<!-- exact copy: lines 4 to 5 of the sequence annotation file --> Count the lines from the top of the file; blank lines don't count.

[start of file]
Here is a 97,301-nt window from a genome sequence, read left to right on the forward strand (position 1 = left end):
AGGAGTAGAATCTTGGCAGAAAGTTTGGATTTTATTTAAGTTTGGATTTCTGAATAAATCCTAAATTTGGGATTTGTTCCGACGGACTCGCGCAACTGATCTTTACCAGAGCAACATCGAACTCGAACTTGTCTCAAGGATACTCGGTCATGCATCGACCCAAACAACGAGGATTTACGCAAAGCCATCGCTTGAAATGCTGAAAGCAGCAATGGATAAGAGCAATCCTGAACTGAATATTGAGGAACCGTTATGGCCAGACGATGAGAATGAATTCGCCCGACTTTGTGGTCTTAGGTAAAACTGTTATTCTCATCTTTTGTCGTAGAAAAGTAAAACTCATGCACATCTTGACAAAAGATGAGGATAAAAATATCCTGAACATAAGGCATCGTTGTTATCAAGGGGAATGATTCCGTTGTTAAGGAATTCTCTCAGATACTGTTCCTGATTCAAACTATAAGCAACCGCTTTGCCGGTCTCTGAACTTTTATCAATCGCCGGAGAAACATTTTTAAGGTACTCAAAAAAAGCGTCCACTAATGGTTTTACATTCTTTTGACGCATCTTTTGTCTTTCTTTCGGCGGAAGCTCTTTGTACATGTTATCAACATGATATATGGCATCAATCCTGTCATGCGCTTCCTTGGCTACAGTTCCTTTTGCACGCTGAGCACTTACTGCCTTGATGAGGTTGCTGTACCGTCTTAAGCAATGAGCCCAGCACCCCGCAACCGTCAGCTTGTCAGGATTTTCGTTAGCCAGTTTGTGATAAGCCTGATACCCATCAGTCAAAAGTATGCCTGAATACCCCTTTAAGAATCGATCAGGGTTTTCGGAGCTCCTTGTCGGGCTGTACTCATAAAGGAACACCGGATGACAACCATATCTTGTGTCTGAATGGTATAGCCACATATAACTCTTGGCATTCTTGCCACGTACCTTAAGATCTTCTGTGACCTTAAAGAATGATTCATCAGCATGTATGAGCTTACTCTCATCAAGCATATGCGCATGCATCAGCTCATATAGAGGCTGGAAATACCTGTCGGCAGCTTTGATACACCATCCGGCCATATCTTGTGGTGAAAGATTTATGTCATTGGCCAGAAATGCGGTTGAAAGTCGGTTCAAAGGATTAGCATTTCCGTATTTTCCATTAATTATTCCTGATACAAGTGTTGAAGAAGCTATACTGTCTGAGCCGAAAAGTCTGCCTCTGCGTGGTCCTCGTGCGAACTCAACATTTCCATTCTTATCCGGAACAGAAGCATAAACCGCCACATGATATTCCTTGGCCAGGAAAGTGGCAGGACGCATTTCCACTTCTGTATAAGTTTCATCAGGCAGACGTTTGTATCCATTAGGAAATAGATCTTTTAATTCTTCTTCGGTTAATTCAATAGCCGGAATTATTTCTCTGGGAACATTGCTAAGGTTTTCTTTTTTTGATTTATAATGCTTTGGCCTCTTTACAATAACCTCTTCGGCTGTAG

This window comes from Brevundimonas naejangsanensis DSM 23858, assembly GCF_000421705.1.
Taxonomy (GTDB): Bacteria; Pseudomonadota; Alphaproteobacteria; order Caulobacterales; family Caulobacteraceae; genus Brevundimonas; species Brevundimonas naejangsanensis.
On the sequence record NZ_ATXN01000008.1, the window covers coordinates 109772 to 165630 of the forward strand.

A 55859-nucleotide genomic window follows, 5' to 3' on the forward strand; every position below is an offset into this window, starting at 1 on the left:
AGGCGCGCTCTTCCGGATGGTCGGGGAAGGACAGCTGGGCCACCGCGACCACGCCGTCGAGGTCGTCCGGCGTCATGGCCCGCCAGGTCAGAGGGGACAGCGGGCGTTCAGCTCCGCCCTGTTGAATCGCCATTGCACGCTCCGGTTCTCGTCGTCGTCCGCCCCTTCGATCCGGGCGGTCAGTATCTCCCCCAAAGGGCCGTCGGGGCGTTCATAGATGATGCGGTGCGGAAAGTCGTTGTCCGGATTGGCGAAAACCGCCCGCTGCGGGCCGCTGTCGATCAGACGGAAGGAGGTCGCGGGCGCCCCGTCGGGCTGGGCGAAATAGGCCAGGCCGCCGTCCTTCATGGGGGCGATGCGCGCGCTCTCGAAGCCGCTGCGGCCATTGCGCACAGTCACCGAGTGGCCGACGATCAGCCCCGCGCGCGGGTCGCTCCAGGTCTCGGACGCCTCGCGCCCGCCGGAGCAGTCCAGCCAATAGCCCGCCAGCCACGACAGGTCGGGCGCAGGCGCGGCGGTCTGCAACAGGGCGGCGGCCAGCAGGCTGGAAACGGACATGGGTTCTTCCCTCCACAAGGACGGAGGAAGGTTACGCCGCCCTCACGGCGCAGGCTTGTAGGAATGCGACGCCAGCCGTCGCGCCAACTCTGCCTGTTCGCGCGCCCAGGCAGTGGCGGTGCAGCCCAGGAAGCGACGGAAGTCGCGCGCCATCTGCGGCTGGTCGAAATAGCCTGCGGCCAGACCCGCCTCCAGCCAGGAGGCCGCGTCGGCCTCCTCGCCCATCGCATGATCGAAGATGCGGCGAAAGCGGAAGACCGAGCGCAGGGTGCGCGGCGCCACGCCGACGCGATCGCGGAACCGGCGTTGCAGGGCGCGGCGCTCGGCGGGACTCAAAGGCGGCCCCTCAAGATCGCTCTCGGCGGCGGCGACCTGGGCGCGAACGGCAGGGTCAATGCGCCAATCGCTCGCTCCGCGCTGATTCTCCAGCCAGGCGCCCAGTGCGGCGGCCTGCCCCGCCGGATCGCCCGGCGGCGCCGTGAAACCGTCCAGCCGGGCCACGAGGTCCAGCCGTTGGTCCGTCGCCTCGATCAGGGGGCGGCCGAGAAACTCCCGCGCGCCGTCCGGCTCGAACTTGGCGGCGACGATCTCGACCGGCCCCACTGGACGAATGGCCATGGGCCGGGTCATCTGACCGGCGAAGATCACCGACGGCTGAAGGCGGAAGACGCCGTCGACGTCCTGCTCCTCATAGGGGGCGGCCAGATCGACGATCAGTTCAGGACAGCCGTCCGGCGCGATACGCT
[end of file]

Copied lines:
Taxonomy (GTDB): Bacteria; Pseudomonadota; Alphaproteobacteria; order Caulobacterales; family Caulobacteraceae; genus Brevundimonas; species Brevundimonas naejangsanensis.
On the sequence record NZ_ATXN01000008.1, the window covers coordinates 109772 to 165630 of the forward strand.